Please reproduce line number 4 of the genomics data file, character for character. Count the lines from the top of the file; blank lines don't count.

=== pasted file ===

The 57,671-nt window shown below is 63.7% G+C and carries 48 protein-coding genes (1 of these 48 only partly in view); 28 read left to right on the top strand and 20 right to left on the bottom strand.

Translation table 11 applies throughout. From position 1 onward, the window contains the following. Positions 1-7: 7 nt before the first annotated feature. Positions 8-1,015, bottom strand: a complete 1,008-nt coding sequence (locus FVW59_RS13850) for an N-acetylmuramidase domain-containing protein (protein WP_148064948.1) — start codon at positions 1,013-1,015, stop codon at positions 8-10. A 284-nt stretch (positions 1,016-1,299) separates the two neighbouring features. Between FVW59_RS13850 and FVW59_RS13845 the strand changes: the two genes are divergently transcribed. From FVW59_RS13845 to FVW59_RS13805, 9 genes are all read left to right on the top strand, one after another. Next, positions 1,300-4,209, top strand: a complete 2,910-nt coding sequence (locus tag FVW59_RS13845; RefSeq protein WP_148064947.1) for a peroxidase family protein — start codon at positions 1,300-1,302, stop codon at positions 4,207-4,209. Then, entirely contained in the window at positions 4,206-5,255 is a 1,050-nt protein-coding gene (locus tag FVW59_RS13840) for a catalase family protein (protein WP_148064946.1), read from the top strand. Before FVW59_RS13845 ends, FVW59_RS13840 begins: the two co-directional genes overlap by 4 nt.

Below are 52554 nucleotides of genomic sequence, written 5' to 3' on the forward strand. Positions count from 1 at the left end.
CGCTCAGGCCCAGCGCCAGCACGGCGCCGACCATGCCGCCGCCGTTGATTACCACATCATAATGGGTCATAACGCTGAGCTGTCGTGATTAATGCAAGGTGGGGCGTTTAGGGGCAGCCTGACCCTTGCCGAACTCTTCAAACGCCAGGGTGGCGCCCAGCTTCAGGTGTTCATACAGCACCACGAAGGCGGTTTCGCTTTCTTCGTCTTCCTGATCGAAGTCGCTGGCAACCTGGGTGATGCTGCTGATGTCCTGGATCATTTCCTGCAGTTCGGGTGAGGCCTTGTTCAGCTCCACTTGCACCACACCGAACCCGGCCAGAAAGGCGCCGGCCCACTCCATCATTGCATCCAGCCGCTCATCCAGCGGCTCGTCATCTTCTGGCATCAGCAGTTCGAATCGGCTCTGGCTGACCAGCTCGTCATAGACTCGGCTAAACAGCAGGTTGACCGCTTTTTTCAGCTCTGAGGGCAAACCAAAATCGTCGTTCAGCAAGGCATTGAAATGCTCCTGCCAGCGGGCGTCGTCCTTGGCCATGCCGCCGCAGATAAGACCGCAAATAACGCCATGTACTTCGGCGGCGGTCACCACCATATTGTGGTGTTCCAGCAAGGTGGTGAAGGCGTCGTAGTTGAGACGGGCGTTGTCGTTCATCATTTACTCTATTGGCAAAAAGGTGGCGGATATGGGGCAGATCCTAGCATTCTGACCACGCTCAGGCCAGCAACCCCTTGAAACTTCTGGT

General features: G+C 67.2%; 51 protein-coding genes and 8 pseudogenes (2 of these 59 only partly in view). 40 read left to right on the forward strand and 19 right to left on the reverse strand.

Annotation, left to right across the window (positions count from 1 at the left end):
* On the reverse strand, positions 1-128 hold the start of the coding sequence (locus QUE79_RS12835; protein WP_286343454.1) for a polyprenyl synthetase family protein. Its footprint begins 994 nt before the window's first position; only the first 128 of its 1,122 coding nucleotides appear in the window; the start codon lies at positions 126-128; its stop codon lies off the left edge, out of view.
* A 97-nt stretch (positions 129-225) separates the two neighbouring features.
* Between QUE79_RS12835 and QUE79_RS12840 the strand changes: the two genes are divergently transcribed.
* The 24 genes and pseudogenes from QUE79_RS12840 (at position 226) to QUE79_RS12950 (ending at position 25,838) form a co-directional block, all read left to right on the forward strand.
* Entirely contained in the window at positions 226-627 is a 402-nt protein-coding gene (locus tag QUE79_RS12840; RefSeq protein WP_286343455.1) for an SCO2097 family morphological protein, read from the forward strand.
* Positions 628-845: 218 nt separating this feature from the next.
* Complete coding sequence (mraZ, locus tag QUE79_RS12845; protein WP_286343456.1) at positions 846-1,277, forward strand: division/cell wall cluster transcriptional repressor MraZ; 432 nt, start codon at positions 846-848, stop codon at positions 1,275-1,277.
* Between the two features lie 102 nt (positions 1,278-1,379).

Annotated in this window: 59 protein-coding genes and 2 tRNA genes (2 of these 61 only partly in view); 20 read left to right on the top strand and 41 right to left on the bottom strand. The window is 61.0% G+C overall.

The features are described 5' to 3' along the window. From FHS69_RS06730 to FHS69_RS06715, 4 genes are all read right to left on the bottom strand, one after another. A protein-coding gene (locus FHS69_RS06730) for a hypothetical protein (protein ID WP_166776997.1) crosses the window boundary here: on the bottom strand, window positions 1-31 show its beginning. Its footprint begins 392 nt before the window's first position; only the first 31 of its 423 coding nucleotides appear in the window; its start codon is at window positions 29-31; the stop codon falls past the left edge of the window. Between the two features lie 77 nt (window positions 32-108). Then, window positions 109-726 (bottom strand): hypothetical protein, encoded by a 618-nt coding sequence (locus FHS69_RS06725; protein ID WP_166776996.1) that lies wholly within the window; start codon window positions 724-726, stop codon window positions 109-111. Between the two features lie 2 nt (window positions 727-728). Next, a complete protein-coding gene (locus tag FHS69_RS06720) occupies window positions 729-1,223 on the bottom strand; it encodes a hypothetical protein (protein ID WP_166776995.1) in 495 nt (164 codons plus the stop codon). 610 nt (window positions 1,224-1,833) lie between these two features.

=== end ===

CGCTCAGGCCCAGCGCCAGCACGGCGCCGACCATGCCGCCGCCGTTGATTACCACATCATAATGGGTCATAACGCTGAGCTGTCGTGATTAATGCAAGGTGGGGCGTTTAGGGGCAGCCTGACCCTTGCCGAACTCTTCAAACGCCAGGGTGGCGCCCAGCTTCAGGTGTTCATACAGCACCACGAAGGCGGTTTCGCTTTCTTCGTCTTCCTGATCGAAGTCGCTGGCAACCTGGGTGATGCTGCTGATGTCCTGGATCATTTCCTGCAGTTCGGGTGAGGCCTTGTTCAGCTCCACTTGCACCACACCGAACCCGGCCAGAAAGGCGCCGGCCCACTCCATCATTGCATCCAGCCGCTCATCCAGCGGCTCGTCATCTTCTGGCATCAGCAGTTCGAATCGGCTCTGGCTGACCAGCTCGTCATAGACTCGGCTAAACAGCAGGTTGACCGCTTTTTTCAGCTCTGAGGGCAAACCAAAATCGTCGTTCAGCAAGGCATTGAAATGCTCCTGCCAGCGGGCGTCGTCCTTGGCCATGCCGCCGCAGATAAGACCGCAAATAACGCCATGTACTTCGGCGGCGGTCACCACCATATTGTGGTGTTCCAGCAAGGTGGTGAAGGCGTCGTAGTTGAGACGGGCGTTGTCGTTCATCATTTACTCTATTGGCAAAAAGGTGGCGGATATGGGGCAGATCCTAGCATTCTGACCACGCTCAGGCCAGCAACCCCTTGAAACTTCTGGT